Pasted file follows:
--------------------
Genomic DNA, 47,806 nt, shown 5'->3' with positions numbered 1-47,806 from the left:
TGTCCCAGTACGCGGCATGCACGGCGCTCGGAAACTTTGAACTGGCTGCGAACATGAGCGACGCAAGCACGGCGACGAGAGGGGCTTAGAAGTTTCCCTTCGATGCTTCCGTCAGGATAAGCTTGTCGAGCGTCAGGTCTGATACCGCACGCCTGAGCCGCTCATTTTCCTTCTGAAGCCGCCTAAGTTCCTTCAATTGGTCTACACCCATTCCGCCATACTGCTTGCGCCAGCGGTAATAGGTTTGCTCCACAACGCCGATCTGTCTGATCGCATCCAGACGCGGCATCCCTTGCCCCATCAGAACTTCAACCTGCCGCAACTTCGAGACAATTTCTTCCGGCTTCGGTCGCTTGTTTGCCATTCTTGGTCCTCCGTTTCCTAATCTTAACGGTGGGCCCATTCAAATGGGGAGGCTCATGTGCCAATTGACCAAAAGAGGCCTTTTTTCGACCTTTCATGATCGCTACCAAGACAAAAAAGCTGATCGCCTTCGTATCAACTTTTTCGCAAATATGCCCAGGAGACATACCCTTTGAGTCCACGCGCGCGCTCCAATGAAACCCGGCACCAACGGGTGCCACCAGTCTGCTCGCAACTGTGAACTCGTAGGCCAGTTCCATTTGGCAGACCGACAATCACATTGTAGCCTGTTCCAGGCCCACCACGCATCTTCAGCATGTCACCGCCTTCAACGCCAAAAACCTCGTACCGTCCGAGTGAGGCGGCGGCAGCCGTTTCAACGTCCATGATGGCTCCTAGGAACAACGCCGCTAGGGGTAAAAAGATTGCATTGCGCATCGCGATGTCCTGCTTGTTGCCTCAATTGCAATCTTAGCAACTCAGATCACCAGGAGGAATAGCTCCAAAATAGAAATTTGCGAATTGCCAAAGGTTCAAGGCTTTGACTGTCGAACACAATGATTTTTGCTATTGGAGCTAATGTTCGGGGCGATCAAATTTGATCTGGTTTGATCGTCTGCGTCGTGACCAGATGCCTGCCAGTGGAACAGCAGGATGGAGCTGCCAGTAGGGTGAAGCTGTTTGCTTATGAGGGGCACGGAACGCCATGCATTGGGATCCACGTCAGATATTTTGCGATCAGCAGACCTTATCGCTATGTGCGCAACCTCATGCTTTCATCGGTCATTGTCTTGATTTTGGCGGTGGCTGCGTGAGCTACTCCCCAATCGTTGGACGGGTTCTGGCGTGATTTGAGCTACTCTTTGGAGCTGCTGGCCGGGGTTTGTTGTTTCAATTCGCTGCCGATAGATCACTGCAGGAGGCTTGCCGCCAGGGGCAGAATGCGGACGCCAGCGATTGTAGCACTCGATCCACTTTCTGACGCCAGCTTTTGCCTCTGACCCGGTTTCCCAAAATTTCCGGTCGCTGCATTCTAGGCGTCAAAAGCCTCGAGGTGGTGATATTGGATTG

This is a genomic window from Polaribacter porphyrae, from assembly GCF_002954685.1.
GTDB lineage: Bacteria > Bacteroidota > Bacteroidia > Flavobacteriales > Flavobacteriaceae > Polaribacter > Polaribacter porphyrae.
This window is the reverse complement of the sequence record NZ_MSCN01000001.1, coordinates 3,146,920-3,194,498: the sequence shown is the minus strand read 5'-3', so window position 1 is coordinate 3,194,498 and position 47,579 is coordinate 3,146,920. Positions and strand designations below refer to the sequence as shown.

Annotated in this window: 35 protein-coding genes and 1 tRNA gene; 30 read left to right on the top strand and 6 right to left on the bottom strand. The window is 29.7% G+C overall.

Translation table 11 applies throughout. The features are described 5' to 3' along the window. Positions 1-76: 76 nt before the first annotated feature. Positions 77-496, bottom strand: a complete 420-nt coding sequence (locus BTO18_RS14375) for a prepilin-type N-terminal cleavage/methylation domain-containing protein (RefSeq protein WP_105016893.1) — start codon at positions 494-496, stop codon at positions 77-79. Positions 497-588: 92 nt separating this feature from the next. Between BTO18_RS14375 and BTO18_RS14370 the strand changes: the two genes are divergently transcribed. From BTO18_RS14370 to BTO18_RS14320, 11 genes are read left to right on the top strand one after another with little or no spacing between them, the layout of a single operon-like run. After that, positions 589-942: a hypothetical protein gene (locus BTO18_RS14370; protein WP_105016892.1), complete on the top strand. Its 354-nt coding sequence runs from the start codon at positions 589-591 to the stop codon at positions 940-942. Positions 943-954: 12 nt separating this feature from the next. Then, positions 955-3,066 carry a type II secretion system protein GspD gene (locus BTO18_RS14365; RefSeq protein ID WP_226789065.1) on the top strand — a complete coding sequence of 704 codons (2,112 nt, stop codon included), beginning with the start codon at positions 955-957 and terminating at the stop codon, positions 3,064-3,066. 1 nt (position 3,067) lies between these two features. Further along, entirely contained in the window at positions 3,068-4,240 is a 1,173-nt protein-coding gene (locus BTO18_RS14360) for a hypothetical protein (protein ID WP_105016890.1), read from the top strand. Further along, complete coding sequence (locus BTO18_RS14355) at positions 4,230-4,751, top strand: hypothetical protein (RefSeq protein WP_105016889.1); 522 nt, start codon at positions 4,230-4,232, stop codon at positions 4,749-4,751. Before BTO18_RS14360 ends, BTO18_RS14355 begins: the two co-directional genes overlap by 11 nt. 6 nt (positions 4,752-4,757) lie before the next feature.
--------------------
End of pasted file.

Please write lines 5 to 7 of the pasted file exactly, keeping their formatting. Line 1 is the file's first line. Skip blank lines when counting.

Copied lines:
This window is the reverse complement of the sequence record NZ_MSCN01000001.1, coordinates 3,146,920-3,194,498: the sequence shown is the minus strand read 5'-3', so window position 1 is coordinate 3,194,498 and position 47,579 is coordinate 3,146,920. Positions and strand designations below refer to the sequence as shown.

Annotated in this window: 35 protein-coding genes and 1 tRNA gene; 30 read left to right on the top strand and 6 right to left on the bottom strand. The window is 29.7% G+C overall.

Translation table 11 applies throughout. The features are described 5' to 3' along the window. Positions 1-76: 76 nt before the first annotated feature. Positions 77-496, bottom strand: a complete 420-nt coding sequence (locus BTO18_RS14375) for a prepilin-type N-terminal cleavage/methylation domain-containing protein (RefSeq protein WP_105016893.1) — start codon at positions 494-496, stop codon at positions 77-79. Positions 497-588: 92 nt separating this feature from the next. Between BTO18_RS14375 and BTO18_RS14370 the strand changes: the two genes are divergently transcribed. From BTO18_RS14370 to BTO18_RS14320, 11 genes are read left to right on the top strand one after another with little or no spacing between them, the layout of a single operon-like run. After that, positions 589-942: a hypothetical protein gene (locus BTO18_RS14370; protein WP_105016892.1), complete on the top strand. Its 354-nt coding sequence runs from the start codon at positions 589-591 to the stop codon at positions 940-942. Positions 943-954: 12 nt separating this feature from the next. Then, positions 955-3,066 carry a type II secretion system protein GspD gene (locus BTO18_RS14365; RefSeq protein ID WP_226789065.1) on the top strand — a complete coding sequence of 704 codons (2,112 nt, stop codon included), beginning with the start codon at positions 955-957 and terminating at the stop codon, positions 3,064-3,066. 1 nt (position 3,067) lies between these two features. Further along, entirely contained in the window at positions 3,068-4,240 is a 1,173-nt protein-coding gene (locus BTO18_RS14360) for a hypothetical protein (protein ID WP_105016890.1), read from the top strand. Further along, complete coding sequence (locus BTO18_RS14355) at positions 4,230-4,751, top strand: hypothetical protein (RefSeq protein WP_105016889.1); 522 nt, start codon at positions 4,230-4,232, stop codon at positions 4,749-4,751. Before BTO18_RS14360 ends, BTO18_RS14355 begins: the two co-directional genes overlap by 11 nt. 6 nt (positions 4,752-4,757) lie before the next feature.